The act directs federal agencies to protect and promote the recovery of listed species. Proposed federal projects and actions, including activities on non-federal lands that involve federal funding or permitting, require review by the services to ensure they will not jeopardize the survival and recovery of listed species. Once a species is listed, all protective measures authorized by the act apply to the species.
The services will develop a recovery plan to rebuild the wild Atlantic salmon population so the species no longer needs Endangered Species Act protection. The recovery plan will address threats such as disease, competition from or interbreeding with aquaculture escapees (especially non-North American farmed fish), predation, and modification to salmon habitat.
"We expect the recovery plan to grow out of the existing State of Maine Conservation Plan," Clark said. "It will be developed in partnership with state officials, Native American tribal officials, watershed councils, conservation organizations, Maine industries, and others in Maine who have an interest in the fish and the rivers. While the recovery plan is being developed, we will continue to work with state, tribal and local experts on a variety of salmon recovery strategies."
Additional information is available on the Internet at this site: http://www.nero.nmfs.gov/atsalmon/
The final decision to protect the DPS of Atlantic salmon, including public comments and responses, will be published in the "Federal Register," available at http://www.access.gpo.gov/su_docs/access/access140.html or by writing to one of the addresses below. It takes effect 30 days from the date of publication.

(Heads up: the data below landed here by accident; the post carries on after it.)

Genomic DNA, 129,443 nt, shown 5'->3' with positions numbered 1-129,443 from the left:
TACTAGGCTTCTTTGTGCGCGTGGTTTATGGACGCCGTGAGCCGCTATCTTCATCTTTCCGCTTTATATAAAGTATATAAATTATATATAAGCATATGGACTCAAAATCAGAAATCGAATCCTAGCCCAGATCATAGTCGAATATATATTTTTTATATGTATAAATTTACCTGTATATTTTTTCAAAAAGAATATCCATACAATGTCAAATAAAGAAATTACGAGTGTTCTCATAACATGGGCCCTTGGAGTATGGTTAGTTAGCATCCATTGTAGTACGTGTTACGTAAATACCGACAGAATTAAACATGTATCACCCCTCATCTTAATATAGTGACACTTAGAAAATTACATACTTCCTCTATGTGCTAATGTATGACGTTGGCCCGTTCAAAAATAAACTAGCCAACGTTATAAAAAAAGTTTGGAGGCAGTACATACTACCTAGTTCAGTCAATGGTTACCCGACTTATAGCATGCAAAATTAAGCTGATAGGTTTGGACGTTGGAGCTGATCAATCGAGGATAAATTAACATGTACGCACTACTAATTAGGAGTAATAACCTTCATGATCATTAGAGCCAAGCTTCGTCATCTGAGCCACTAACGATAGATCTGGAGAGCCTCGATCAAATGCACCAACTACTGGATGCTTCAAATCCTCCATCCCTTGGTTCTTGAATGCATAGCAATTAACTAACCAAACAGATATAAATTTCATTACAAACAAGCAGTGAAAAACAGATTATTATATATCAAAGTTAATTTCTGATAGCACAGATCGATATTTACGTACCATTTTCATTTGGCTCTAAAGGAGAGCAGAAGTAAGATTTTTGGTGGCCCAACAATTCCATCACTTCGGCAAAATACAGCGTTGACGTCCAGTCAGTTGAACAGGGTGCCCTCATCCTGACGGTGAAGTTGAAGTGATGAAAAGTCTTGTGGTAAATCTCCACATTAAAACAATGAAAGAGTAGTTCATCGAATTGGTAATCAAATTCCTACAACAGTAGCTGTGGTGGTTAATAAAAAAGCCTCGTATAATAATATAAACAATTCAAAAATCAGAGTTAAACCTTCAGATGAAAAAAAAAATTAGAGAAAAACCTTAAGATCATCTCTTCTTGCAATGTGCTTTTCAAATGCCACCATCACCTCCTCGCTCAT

Chief, Division of Endangered Species
Endangered Species Program Coordinator
The National Marine Fisheries Service is the principal steward of the nation's living marine resources, protecting marine and anadromous species under the Endangered Species Act and the Marine Mammals Protection Act. NOAA Fisheries develops and implements conservation and recovery plans and works to prevent species from becoming threatened or endangered. NOAA Fisheries also regulates the nation's commercial and recreational fisheries and manages species under the Magnuson-Stevens Fishery Conservation and Management Act throughout federal waters that extend 200 miles from the U.S. coastline. Using the tools provided by the Magnuson-Stevens Act, NOAA Fisheries assesses and predicts the status of fish stocks, ensures compliance with fisheries regulations, and works to reduce wasteful fishing practices. NOAA Fisheries is an agency of the Commerce Department's National Oceanic and Atmospheric Administration. NOAA warns of dangerous weather, charts our seas and skies, guides our use and protection of ocean and coastal resources, and conducts research to improve our understanding and stewardship of the environment which sustains us.
The U.S. Fish and Wildlife Service is the
principal federal agency responsible for conserving, protecting
and enhancing fish, wildlife and plants and their habitats for
the continuing benefit of the American people. The service manages
the 93-million-acre National
Wildlife Refuge System which encompasses more than 530 national
wildlife refuges, thousands of small wetlands and other special
management areas. It also operates 66 national fish hatcheries,
64 fishery resource offices and 78 ecological services field
stations. The agency enforces federal wildlife laws, administers
the Endangered Species Act, manages migratory bird populations,
restores nationally significant fisheries, conserves and restores
wildlife habitat such as wetlands, and helps foreign governments
with their conservation efforts. It also oversees the federal
aid program that distributes hundreds of millions of dollars
in excise taxes on fishing and hunting equipment to state fish
and wildlife agencies.